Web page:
●    Complete the Physical Therapy License Requirements: Every state requires physical therapy licensure. However, the specific criteria differ by area. Check the requirements in the state where you want to work before you apply. All prospective physical therapists must pass the National Physical Therapy Examination (NPTE) to receive a license.
●    Attend a Physical Therapy Residency: A residency programme is required if you want to specialize in a particular field of physical therapy. You would need to record part or all of the clinical hours necessary to acquire certification through the American Board of Physical Therapy Specialties and gain the knowledge to work in a specialty field.

Essential skills to become a Physical Therapist

To guarantee that you perform your work to the best of your ability as a physical therapist, you will need certain skills. Some of these are:
●    Communication: This ability is used to communicate with patients, their families, and their medical team. It is critical to have good oral and written communication abilities and active listening skills as a physical therapist.
●    Detail Orientation: This ability is used to keep track of the progress of the patients. They have various detail-oriented responsibilities like monitoring their vital signs, for example.
●    Planning treatment: Physical therapists use their treatment planning abilities to conduct patient evaluations and physical therapy examinations and develop personalized treatment programs.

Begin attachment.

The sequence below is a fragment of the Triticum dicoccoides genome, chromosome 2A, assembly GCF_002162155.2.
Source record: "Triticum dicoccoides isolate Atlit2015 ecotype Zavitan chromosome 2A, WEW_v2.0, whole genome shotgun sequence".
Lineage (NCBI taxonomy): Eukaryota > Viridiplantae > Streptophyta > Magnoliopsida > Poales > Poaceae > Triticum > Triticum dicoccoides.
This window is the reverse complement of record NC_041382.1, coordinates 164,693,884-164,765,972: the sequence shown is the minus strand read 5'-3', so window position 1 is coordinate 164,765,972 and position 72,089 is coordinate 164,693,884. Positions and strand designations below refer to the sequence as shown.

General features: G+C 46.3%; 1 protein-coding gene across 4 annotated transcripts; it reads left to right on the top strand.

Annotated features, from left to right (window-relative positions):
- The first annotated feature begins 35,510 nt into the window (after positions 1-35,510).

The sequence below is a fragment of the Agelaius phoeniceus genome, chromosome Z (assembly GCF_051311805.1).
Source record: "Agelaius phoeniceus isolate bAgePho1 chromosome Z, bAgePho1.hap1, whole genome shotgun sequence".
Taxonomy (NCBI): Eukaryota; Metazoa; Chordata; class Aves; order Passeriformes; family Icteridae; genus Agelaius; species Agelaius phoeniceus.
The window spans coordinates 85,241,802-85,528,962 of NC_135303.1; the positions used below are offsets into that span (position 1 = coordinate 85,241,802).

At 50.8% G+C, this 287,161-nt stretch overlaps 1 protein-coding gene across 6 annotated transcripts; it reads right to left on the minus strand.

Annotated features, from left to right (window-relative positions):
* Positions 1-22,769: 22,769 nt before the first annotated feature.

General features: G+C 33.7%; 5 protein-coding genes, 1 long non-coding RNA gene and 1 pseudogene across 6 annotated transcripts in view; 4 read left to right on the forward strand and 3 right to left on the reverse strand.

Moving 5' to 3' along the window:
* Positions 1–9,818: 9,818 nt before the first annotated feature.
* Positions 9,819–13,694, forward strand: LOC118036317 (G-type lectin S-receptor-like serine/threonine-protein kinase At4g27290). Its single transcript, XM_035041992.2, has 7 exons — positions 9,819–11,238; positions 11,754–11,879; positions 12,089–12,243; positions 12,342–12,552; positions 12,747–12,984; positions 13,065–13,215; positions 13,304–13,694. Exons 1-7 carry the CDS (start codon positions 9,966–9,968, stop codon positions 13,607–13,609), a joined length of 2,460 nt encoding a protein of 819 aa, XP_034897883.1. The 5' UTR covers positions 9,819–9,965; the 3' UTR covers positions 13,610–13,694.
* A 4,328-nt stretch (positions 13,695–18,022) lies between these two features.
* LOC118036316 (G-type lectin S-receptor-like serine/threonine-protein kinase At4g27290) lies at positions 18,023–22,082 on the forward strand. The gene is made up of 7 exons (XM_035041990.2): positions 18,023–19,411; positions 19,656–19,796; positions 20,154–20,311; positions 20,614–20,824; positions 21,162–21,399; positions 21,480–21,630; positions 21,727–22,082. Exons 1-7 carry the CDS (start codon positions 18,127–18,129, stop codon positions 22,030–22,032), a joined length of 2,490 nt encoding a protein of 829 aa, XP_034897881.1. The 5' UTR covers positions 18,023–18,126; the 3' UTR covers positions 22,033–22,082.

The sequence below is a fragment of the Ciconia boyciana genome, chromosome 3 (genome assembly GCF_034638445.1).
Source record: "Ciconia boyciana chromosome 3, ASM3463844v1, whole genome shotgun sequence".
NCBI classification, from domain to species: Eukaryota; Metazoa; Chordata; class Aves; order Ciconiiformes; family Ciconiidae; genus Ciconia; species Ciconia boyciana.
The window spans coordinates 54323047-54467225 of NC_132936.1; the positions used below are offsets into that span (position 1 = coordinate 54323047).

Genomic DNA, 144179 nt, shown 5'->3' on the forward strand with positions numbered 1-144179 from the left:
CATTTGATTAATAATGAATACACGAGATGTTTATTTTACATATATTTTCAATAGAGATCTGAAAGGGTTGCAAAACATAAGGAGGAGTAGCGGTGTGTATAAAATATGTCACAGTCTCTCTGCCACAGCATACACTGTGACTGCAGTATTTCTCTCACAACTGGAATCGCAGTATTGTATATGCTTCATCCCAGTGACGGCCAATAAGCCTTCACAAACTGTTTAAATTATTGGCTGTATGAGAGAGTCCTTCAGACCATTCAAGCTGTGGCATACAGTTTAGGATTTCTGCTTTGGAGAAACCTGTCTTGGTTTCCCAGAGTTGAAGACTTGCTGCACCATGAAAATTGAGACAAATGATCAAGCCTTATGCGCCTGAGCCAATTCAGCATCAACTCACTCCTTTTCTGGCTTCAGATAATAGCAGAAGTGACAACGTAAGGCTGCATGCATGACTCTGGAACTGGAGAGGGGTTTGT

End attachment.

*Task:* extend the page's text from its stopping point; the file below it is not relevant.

Salaries: How Much Do Physical Therapists Earn?

Many people believe that a physical therapist's salary is much more modest. In the middle of 2019, the median annual income for physical therapists in the United States was $89,440. However, the top 10 percent of physical therapists in the United States made more than $124,740. Physical therapists working in nursing and residential care facilities ($95,440); home health care services ($94,080); and state, local, and private hospitals ($91,260) earned median annual pay that was higher than the median yearly wage of the physical therapy professionals.

Different Career Paths for Physical Therapists

Physical therapists can work in a number of work environments. And this also plays a significant role in determining how much physical therapists make. Their work locations include:
●    Hospitals
●    Clinics or offices that offer outpatient care
●    Sports training facilities and fitness centres
●    Rehabilitation centres for inpatients
●    Skilled nursing, long-term care, or subacute care institutions
●    Centers for education or research
●    Schools
●    Industrial setting, or another occupational setting
●    Homes
●    Hospices

Conclusion

Physical therapists perform an essential and challenging profession that has a significant impact on patients' quality of life. To become a physical therapist, you will need a lot of schooling, training and most important dedication. Physical therapists have the freedom to choose from a variety of patients, settings, and specialties in their career path, all while making competitive compensation and knowing that what they do matters and has a stronghold in the medical field and society in general.

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How to Become a Physical Therapist?